ex-swimmer here as well. swimming will be good to mix in, but not use exclusively for cardio. i prefer elliptical b/c its non-impact, but i run once in a while as well, but only on grass or fine aggregate to keep away the shin splints. treadmills are a bit of a waste IMO b/c there's no resistance.
30 people will tell you 30 different things about what to lift and in what order so find whatever routine works best for you after trying a bunch. general rule is that if you aren't sore within about 24 hours of lifting, your're wasting you time if adding muscle weight is one of your goals.
FORM FORM FORM FORM!!!!!!!! Do it right. You'll notice some smaller types lifting more weight than it looks like they should be. they can do it b/c they throw and contort their body around in an effort to get to final position of the lift. These people don't lift weight, they shift it, and they are wasting their time. Don't be that guy.
Keep safe. in any sort of exercise where your are pressing your hands away from your body, dont let your elbows go narrower than 90 degrees. over time, rotator cuff damage is the result of not following this advice.
adding muscle is intergral to losing weight. the more you have, the more calories your body burns in daily maintenance. cardio can have a catabolic effect on muscle mass, so if your doing tons of it, don't expect to add a lot of muscle mass. your body prefers to burn protien rather than fat when really stressed b/c its easier fuel.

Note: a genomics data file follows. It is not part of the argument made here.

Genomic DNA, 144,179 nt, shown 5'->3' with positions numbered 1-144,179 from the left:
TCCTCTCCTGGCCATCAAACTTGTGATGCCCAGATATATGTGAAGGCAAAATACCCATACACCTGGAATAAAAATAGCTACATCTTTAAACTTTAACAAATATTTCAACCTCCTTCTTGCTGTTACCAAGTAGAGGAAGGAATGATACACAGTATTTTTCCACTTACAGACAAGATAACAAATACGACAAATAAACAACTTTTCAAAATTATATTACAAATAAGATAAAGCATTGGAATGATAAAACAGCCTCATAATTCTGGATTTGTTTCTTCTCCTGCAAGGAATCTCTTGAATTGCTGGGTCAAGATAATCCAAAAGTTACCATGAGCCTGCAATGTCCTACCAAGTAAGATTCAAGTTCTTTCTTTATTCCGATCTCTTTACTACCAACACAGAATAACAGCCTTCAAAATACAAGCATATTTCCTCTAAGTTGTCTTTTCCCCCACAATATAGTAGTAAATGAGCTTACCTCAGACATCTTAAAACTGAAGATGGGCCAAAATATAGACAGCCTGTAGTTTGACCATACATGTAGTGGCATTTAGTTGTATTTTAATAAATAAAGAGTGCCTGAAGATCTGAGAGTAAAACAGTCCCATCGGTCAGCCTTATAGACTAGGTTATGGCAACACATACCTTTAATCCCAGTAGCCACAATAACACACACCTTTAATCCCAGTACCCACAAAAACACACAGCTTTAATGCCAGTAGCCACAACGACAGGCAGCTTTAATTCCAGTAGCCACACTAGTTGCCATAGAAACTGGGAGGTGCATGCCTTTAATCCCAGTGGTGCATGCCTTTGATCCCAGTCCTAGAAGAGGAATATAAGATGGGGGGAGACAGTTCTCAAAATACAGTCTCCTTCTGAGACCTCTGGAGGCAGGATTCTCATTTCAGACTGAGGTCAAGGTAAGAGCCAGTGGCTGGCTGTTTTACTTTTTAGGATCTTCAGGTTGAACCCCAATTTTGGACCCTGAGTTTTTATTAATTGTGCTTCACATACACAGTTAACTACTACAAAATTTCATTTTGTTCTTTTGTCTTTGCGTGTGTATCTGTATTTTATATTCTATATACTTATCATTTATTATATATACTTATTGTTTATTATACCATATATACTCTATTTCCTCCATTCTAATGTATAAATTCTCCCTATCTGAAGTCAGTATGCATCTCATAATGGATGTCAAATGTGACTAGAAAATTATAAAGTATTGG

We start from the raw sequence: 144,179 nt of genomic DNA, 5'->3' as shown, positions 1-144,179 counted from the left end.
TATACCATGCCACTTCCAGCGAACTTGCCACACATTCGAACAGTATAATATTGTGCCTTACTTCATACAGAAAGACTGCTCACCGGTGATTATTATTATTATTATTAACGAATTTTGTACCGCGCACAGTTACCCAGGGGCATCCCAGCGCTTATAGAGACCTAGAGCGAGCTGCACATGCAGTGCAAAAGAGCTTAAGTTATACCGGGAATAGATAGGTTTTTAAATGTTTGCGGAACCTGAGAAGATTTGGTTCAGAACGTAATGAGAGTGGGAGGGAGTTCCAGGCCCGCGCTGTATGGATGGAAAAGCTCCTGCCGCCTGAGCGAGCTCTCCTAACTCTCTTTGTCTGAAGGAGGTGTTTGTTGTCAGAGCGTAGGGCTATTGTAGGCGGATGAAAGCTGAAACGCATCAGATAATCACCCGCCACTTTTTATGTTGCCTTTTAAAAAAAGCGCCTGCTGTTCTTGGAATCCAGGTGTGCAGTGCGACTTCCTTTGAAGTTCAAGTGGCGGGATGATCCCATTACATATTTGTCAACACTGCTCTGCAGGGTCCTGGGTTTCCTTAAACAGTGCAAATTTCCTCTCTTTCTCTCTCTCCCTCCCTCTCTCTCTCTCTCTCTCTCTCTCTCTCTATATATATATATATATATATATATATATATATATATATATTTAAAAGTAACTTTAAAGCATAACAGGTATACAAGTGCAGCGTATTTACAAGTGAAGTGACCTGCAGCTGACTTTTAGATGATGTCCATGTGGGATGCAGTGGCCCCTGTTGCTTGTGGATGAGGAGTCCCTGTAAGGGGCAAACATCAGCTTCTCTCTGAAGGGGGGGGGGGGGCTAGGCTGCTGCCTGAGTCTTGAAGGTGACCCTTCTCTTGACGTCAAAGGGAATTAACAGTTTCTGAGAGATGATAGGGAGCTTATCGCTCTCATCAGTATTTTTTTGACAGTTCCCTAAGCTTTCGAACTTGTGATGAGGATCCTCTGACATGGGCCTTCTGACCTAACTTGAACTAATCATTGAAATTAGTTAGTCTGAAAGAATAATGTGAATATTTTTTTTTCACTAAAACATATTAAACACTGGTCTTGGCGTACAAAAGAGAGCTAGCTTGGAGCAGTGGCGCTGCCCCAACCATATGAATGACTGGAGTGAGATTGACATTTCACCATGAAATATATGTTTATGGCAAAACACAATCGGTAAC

the business about the fat burning heart rate zone can be misleading. that is really just the range where your fat burning efficiency is highest for the amount of exertion you're putting out. bottom line is higher heart rate = more calories burned.
low reps and heavier weight is better for adding pure bulk and maxing strength. higher reps will add less mass, but more defined and conditioned, generally speaking.
when lifting getting the weight from point A to point B is not as important as feeling it every step of the way. study muscle anatomy to know what muscle is where and be able to picture it contracting with every rep. helps you focus on your lifting and usually get you through the last bitch of a rep or 2. i highly recommend this book. very highly: http://www.amazon.com/Strength-Training ... 740&sr=1-1